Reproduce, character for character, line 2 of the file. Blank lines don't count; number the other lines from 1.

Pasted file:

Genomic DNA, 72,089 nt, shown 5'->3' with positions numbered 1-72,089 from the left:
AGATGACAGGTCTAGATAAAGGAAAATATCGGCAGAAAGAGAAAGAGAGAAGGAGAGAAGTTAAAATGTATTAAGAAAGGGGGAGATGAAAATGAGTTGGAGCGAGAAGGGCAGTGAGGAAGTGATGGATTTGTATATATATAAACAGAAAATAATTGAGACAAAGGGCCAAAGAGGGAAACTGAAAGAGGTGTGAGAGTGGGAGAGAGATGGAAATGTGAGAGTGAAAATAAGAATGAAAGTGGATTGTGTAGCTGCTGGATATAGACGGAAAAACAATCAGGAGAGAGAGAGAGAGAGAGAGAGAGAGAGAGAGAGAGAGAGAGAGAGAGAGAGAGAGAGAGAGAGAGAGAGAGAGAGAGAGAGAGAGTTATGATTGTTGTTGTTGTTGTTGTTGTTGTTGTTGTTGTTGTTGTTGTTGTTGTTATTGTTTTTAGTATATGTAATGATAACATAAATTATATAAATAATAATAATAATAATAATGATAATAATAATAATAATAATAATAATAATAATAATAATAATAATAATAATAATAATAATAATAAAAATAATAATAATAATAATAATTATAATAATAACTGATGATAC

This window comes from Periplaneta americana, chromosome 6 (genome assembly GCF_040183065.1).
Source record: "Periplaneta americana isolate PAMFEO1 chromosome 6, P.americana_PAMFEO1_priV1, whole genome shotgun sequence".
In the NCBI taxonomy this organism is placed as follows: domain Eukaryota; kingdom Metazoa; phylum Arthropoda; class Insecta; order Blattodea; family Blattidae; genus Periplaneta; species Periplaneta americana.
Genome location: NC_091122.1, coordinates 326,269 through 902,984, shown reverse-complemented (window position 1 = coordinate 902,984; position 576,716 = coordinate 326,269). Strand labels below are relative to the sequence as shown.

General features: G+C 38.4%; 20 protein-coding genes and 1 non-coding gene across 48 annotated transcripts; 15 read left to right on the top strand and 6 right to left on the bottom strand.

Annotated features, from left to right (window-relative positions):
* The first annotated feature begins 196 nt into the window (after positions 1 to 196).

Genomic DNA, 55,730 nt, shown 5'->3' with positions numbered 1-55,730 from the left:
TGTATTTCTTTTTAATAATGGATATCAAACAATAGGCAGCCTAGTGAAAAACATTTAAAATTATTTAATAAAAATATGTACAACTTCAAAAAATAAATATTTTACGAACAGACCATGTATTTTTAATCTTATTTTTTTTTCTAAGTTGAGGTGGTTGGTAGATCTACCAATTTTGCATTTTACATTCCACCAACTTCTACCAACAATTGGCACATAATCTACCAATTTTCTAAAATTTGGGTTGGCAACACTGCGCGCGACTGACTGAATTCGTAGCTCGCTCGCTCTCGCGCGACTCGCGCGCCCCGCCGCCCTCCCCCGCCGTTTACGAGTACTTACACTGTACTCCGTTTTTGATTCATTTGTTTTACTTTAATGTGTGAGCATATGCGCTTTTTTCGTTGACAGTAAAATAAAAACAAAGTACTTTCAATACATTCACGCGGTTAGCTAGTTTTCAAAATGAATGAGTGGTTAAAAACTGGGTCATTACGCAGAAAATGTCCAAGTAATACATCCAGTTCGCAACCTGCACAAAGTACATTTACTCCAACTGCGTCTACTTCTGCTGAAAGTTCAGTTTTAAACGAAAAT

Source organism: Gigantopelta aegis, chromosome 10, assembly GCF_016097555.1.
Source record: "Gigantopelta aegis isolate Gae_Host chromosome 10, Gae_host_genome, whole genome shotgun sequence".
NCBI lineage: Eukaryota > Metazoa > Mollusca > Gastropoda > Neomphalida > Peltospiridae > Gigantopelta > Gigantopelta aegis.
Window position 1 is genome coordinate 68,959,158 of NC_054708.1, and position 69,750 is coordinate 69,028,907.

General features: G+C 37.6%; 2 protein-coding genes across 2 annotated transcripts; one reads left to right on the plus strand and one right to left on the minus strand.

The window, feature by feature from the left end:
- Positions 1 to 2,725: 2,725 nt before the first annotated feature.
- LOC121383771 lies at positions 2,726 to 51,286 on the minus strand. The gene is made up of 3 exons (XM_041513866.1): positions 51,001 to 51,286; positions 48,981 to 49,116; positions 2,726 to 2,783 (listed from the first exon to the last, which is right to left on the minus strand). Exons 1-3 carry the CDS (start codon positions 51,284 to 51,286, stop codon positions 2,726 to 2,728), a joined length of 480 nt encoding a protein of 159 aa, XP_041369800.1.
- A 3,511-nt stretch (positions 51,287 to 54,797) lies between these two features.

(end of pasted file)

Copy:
AGATGACAGGTCTAGATAAAGGAAAATATCGGCAGAAAGAGAAAGAGAGAAGGAGAGAAGTTAAAATGTATTAAGAAAGGGGGAGATGAAAATGAGTTGGAGCGAGAAGGGCAGTGAGGAAGTGATGGATTTGTATATATATAAACAGAAAATAATTGAGACAAAGGGCCAAAGAGGGAAACTGAAAGAGGTGTGAGAGTGGGAGAGAGATGGAAATGTGAGAGTGAAAATAAGAATGAAAGTGGATTGTGTAGCTGCTGGATATAGACGGAAAAACAATCAGGAGAGAGAGAGAGAGAGAGAGAGAGAGAGAGAGAGAGAGAGAGAGAGAGAGAGAGAGAGAGAGAGAGAGAGAGAGAGAGAGAGAGAGTTATGATTGTTGTTGTTGTTGTTGTTGTTGTTGTTGTTGTTGTTGTTGTTGTTGTTATTGTTTTTAGTATATGTAATGATAACATAAATTATATAAATAATAATAATAATAATAATGATAATAATAATAATAATAATAATAATAATAATAATAATAATAATAATAATAATAATAATAATAAAAATAATAATAATAATAATAATTATAATAATAACTGATGATAC